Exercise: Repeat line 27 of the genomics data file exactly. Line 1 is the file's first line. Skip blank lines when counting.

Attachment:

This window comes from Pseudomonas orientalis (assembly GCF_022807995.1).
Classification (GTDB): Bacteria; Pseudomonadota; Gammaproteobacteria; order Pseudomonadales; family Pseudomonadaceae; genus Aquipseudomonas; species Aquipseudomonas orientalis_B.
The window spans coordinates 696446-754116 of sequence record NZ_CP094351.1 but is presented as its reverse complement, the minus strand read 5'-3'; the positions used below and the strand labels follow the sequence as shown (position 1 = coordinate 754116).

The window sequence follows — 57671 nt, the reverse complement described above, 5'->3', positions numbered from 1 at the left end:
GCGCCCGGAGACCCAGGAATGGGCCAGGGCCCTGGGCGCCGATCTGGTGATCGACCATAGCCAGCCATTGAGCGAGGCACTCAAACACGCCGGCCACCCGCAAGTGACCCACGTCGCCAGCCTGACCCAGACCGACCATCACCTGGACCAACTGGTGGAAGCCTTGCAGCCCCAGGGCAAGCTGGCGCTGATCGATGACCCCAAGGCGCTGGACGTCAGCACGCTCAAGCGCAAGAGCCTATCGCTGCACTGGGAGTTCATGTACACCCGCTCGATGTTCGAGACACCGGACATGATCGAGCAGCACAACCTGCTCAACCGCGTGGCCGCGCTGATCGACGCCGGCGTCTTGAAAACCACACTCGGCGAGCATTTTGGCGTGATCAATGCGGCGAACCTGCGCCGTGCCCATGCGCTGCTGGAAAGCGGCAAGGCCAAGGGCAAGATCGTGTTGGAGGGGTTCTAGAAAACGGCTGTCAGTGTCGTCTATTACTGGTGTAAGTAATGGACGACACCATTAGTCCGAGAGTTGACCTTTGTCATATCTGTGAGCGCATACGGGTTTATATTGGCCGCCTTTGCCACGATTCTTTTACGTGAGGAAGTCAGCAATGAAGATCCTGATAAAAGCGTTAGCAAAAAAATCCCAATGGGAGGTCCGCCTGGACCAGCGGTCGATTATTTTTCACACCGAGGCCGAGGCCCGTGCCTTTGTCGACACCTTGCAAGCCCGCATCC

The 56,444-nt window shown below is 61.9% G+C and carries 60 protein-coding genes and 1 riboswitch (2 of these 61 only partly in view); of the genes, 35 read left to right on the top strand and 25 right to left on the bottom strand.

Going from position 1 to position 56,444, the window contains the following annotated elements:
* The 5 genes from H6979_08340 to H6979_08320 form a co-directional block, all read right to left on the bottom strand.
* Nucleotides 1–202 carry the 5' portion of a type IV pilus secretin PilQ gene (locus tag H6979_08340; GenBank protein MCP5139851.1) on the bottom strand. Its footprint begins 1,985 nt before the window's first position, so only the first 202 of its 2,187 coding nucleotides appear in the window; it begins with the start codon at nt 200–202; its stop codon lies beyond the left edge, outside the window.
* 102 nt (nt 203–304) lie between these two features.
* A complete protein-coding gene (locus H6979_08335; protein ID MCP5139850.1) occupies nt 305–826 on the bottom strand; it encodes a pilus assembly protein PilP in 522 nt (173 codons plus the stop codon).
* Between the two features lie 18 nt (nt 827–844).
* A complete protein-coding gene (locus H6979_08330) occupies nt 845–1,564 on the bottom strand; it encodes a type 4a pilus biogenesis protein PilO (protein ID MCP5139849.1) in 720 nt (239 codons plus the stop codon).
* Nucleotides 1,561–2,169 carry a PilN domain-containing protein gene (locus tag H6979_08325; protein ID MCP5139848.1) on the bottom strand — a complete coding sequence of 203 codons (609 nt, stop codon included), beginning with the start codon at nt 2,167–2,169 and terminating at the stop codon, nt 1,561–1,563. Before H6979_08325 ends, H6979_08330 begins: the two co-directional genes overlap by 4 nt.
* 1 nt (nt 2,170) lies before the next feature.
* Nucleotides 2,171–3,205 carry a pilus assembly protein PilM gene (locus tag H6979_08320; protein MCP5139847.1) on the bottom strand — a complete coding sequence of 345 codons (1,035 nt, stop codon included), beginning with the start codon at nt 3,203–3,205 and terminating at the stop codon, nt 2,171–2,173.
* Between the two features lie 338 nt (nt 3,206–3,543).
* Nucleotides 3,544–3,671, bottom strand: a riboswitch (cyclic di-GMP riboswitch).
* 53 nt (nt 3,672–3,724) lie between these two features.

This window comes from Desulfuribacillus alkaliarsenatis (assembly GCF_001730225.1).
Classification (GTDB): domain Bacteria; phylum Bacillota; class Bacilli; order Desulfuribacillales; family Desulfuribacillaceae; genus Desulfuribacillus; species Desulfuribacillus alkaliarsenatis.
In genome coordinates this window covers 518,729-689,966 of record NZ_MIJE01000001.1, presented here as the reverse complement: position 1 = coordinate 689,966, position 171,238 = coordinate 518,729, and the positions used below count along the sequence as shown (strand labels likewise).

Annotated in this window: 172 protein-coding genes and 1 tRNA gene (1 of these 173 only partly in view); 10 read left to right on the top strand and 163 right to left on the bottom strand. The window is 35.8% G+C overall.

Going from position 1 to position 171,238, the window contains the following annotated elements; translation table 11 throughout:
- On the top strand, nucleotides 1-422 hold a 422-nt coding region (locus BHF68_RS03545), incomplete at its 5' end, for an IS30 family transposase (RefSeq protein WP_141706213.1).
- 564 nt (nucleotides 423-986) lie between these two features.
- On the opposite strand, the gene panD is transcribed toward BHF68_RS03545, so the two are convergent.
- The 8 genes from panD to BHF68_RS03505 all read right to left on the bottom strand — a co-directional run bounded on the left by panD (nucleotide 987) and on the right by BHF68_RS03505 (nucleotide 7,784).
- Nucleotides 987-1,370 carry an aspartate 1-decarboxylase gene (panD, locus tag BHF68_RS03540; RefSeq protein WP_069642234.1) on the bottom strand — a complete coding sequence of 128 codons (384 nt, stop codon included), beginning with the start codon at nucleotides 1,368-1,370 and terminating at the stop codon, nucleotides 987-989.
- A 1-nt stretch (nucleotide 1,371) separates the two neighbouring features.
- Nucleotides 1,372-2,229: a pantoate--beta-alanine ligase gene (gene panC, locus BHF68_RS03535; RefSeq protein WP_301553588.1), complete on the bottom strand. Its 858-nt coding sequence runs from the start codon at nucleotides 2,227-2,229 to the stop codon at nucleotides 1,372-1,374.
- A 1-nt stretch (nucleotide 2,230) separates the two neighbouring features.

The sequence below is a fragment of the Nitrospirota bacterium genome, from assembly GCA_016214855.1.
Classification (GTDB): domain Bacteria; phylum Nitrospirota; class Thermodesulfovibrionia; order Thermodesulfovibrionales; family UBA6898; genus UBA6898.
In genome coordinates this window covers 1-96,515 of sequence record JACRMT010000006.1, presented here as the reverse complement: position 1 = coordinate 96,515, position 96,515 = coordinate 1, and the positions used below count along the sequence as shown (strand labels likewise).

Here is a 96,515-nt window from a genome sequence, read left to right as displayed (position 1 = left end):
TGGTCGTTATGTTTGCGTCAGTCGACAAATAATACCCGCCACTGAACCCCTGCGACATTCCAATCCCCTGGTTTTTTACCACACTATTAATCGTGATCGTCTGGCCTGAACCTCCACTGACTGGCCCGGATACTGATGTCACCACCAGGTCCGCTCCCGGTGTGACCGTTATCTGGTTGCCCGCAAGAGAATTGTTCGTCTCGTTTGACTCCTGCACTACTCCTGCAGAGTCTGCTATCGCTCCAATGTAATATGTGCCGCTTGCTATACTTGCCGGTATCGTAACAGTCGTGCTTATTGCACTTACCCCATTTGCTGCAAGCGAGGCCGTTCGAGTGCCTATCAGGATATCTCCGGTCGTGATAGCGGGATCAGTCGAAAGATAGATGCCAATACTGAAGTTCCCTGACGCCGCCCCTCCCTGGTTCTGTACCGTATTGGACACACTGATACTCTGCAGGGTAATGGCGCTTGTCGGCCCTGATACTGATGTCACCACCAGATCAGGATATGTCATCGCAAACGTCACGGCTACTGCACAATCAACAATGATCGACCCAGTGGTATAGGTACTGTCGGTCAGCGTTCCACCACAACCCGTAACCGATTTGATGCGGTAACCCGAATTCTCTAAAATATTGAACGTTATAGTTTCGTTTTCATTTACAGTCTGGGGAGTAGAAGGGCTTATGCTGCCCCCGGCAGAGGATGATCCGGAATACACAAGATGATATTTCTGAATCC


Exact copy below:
- On the opposite strand, the gene panD is transcribed toward BHF68_RS03545, so the two are convergent.